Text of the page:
Yes, it’s that time of the year again. In full disclosure, I am and have been 100% guilty of all I am about to tell you not to do. But I have sound support and examples of why you should do as I say, and not as I often do.
So for the past 11 years, I drive to the bus stop – chase my kids for pictures, give them multiple hugs and kisses good bye, wave until my arms hurt, wipe away my tears and then run home to my computer to scan pictures posted by their camp. Is this good? NO!!! First of all it hurts my husband’s feelings. He wants us to enjoy our time together. Don’t get me wrong, I love having this time with him, but how can I be in a good mood if I am worried about my kids. But really, are those camp pictures going to give me that assurance? I know that the answer is no.
Don’t we send our kids to camp to take a break from technology? Are we sending mixed signals? No phones, no computers, enjoy the outdoors, but make sure you get in a lot of pictures, because we, the parents, aren’t taking a technology break. Maybe we should take that break as well.
I have experienced first hand how pictures/videos can be totally deceiving. Let’s go back nine years. It is my middle son’s first year at camp – the same boy who was so excited to go to camp, and the same boy who always has a good time. His division went on an overnight on the other side of camp and one of the staff members decided to take a video of the night. There I was watching so intently that my eyes were almost popping out of my head – there he is!!! One quick glimpse, but wait – he looked miserable. I kept watching knowing that it must be a mistake and there he is again- looking miserable again and all by himself! I did not know what to do. I couldn’t breathe or sleep. I was beside myself. My fun, smiley son looked so upset and was all by himself both times I saw him in the video. My thoughts were, “We made a mistake, he was too young for camp, I have ruined his entire camp experience.” Waiting for our next phone call seemed like an eternity, even though it was the very next week. What to do – bring it up or keep it positive and not focus on his misery. During our conversation, I casually mentioned the overnight. His response was, “The overnight was awesome, it was my favorite night of the summer so far.” Seriously, I had just spent the past week developing an ulcer because I thought he was so unhappy. The take away should have been not to take the pictures or videos too seriously. They don’t capture the whole story. Did I learn my lesson? I would like to say yes, but that would be a lie however I do realize making assumptions could easily spiral to a new level of psychosis. So now, I will only look once a day and not jump to any conclusions. In fact my favorite pictures are not only the ones where they are posed and smiling, but also the ones where my kids are in the background and I’m standing with my husband with a couple of AR-10 rifles (those were the hunting days). They each show different perspectives both are valuable.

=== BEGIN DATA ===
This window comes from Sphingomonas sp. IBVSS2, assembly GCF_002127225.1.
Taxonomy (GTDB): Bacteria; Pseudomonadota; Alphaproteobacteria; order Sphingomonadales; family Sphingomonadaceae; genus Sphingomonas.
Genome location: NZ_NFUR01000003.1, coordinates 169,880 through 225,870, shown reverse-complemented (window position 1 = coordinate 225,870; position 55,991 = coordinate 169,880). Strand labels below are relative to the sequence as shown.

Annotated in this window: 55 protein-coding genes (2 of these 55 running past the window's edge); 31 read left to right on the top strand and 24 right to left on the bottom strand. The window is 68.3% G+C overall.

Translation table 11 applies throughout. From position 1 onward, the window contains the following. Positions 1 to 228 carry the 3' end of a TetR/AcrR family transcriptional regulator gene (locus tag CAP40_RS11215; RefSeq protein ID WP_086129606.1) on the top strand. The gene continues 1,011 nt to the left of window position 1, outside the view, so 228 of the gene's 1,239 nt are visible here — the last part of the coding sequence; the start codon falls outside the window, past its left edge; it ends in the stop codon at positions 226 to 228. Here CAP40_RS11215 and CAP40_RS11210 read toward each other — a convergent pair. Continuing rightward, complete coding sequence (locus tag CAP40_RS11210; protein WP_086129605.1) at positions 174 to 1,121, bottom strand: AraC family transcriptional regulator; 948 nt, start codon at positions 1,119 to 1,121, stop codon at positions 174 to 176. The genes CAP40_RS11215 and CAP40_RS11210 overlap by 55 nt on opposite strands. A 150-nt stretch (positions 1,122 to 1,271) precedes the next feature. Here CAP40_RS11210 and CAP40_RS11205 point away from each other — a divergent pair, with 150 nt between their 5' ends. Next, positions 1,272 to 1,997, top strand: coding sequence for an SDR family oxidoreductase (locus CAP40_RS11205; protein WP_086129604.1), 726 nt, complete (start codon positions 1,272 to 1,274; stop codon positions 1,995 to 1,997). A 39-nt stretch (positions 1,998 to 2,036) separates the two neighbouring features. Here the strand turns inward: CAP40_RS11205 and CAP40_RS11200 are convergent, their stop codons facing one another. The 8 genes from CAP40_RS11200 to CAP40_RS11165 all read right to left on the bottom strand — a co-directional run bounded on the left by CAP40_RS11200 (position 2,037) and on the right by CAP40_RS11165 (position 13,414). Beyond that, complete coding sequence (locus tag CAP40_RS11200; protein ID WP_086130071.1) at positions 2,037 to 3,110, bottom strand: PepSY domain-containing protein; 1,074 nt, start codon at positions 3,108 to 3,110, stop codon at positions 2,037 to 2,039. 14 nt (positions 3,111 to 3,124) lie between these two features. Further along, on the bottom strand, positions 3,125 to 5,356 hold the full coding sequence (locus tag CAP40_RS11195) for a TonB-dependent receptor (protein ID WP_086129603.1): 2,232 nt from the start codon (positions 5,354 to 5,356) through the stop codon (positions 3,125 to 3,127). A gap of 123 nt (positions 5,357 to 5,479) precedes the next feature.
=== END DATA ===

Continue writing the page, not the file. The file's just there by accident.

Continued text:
Enjoy the pictures and videos from camp but treat them as a bonus not a survival line. Let your kids tell you all about their adventures without you piecing together what you think happened based on studying and analyzing every photo all day long.